Will releasing your supplier list make you more socially responsible? H&M thinks so.
Fast-fashion mecca H&M has made public almost all of the company's global suppliers. While the company boasts the move as a step towards transparency, it also seems to be a marketing initiative aimed to build the company's brand.
Anyone can now access their 95 percent complete supplier list, which was released last week as part of H&M's 11th annual sustainability report--part of its corporate social responsibility (CSR) agenda. The H&M supplier list is divided based on country of production and includes suppliers' names, their factories, and even the factories' locations.
By releasing their supplier list, H&M's website says they have encouraged their suppliers to take "ownership over their sustainability" and the company also says it wants to promote transparency within the fashion industry. (H&M did not return calls for comment on this article.)
While a list of factory names and locations doesn't actually tell the consumer much, having a CSR campaign can help build a brand, loyalty, and likability, says Jaime Katz, equity analyst with Morningstar.
"It caters to younger, socially aware audience," says Katz. "It's an interesting way to bridge the gap and get them interested."
Nelson Switzer, director and leader of sustainability business solutions at PwC, agrees it's a good marketing move, but adds that disclosing the names of your suppliers can dull your competitive edge.
According to Haley Wrinkle, senior researcher from nonprofit advocacy group Not For Sale Campaign (NFS), Nike was the first company to disclose its supplier list in 2005 and has been joined by others such as Adidas, Levi's, Patagonia and Timberland.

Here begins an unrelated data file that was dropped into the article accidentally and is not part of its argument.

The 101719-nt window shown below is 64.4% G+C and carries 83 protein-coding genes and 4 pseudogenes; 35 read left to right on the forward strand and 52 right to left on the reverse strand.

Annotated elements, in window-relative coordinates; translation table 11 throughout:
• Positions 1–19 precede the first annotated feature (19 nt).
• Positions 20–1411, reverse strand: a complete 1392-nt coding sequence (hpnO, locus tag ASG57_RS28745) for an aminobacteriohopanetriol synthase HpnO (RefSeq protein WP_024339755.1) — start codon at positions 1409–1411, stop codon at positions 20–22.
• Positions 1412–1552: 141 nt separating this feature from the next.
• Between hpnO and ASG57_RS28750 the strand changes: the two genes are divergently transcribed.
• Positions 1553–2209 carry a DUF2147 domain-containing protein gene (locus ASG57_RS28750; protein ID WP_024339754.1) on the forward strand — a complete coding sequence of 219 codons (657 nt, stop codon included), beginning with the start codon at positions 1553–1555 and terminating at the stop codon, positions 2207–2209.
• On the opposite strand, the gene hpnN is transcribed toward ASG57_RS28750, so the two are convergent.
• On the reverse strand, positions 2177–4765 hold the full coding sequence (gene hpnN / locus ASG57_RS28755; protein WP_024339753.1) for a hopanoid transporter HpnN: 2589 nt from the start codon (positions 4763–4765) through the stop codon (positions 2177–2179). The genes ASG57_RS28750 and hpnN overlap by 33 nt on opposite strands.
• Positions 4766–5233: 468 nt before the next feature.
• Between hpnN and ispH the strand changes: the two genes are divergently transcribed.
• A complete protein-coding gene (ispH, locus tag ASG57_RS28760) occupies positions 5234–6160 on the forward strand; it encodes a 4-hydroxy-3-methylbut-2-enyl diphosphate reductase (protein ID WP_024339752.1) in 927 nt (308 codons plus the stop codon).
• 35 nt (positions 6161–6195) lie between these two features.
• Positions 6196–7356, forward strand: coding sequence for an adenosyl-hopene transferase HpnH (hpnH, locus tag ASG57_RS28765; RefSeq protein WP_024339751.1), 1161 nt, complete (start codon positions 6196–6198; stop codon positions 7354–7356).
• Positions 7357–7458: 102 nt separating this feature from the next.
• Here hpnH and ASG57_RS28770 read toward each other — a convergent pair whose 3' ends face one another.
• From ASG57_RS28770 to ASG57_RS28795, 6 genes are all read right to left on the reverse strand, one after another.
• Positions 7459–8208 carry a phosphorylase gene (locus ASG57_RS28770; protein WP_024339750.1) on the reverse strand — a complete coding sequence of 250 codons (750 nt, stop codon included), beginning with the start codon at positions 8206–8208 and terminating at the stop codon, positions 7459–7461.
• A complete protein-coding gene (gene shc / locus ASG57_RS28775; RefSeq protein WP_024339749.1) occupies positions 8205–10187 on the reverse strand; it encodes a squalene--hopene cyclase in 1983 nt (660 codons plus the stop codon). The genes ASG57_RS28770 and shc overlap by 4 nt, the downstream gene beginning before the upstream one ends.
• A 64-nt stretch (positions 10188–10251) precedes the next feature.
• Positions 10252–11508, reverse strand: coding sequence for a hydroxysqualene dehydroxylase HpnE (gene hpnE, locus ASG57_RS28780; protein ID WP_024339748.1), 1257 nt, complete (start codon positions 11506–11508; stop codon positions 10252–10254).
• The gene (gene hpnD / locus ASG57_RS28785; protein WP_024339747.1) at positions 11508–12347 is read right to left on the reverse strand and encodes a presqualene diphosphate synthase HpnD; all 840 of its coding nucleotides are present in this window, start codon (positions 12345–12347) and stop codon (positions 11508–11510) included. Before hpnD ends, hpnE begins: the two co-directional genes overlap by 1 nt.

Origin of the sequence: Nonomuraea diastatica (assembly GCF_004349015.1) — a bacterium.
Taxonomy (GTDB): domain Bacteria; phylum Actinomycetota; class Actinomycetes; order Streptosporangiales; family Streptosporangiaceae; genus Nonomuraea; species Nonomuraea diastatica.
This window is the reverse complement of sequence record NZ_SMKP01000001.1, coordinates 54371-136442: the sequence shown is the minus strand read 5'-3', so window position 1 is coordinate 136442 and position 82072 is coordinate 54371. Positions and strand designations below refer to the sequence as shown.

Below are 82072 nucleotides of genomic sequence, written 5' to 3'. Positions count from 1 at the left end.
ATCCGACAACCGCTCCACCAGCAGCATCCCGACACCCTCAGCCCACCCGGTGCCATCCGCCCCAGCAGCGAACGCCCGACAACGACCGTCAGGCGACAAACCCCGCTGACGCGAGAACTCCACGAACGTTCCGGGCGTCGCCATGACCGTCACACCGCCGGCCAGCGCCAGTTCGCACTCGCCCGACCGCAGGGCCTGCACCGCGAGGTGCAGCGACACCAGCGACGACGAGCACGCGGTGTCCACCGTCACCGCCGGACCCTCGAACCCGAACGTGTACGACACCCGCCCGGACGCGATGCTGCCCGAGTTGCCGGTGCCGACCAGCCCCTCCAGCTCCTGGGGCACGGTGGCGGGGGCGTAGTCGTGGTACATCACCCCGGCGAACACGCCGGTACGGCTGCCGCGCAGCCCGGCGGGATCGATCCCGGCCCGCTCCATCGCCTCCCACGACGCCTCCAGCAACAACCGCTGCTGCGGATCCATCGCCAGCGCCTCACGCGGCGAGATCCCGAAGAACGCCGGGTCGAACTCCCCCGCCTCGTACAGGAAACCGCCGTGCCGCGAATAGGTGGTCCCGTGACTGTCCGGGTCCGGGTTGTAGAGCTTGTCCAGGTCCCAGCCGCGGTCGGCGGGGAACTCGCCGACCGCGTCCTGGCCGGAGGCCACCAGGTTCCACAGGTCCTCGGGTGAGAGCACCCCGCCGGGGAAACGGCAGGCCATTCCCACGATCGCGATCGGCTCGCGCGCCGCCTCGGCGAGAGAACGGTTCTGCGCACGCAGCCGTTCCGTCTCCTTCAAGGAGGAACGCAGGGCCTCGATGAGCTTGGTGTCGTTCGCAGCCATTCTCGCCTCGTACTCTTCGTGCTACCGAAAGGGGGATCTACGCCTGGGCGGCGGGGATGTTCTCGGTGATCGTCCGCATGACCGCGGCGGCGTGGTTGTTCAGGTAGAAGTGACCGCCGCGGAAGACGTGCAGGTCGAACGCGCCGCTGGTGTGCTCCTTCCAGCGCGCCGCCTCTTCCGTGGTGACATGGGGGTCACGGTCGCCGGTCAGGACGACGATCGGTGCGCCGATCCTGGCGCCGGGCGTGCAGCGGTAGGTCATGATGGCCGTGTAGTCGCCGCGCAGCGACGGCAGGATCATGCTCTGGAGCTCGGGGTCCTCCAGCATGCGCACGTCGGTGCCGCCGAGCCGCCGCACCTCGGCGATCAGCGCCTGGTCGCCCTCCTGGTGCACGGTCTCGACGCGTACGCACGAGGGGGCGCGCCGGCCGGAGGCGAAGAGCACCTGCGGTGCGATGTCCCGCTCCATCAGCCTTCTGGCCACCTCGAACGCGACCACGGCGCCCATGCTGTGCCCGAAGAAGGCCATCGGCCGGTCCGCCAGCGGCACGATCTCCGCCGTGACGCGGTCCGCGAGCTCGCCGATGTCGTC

H&M's sustainability report, along with the public supplier list, were published just three weeks after suppliers to H&M and Walmart reportedly paid $145,000 worth of compensation to former Cambodian factory workers, who organized after they claimed their pay was deducted without explanation. In its official statements, H&M expressed their support in the efforts of the workers, saying that the case was "treated with high priority at H&M."
JANA KASPERKEVIC is a graduate of Baruch College, City University of New York, where she earned a bachelors degree in Journalism and Political Science. She covers start-ups, small businesses, and entrepreneurship for Inc. Her work has appeared in The Village Voice, InvestmentNews, Business Insider, and Houston Chronicle, among others. She lives in Brooklyn. @kasperka